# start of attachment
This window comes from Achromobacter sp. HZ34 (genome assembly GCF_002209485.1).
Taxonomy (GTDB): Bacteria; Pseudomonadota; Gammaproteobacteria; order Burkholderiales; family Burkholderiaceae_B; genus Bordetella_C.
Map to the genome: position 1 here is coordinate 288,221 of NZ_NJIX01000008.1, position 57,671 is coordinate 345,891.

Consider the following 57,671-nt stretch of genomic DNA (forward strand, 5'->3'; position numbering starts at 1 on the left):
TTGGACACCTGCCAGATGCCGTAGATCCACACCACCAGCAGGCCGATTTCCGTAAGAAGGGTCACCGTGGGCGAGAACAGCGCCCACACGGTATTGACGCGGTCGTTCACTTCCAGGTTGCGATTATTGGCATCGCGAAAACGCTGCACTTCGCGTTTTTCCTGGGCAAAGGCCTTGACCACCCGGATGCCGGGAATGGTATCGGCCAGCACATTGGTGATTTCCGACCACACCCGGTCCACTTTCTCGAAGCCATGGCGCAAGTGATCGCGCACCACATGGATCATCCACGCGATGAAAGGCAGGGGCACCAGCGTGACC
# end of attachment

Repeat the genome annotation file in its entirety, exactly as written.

This window comes from Achromobacter sp. HZ34 (genome assembly GCF_002209485.1).
Taxonomy (GTDB): Bacteria; Pseudomonadota; Gammaproteobacteria; order Burkholderiales; family Burkholderiaceae_B; genus Bordetella_C.
Map to the genome: position 1 here is coordinate 288,221 of NZ_NJIX01000008.1, position 57,671 is coordinate 345,891.

Consider the following 57,671-nt stretch of genomic DNA (forward strand, 5'->3'; position numbering starts at 1 on the left):
TTGGACACCTGCCAGATGCCGTAGATCCACACCACCAGCAGGCCGATTTCCGTAAGAAGGGTCACCGTGGGCGAGAACAGCGCCCACACGGTATTGACGCGGTCGTTCACTTCCAGGTTGCGATTATTGGCATCGCGAAAACGCTGCACTTCGCGTTTTTCCTGGGCAAAGGCCTTGACCACCCGGATGCCGGGAATGGTATCGGCCAGCACATTGGTGATTTCCGACCACACCCGGTCCACTTTCTCGAAGCCATGGCGCAAGTGATCGCGCACCACATGGATCATCCACGCGATGAAAGGCAGGGGCACCAGCGTGACC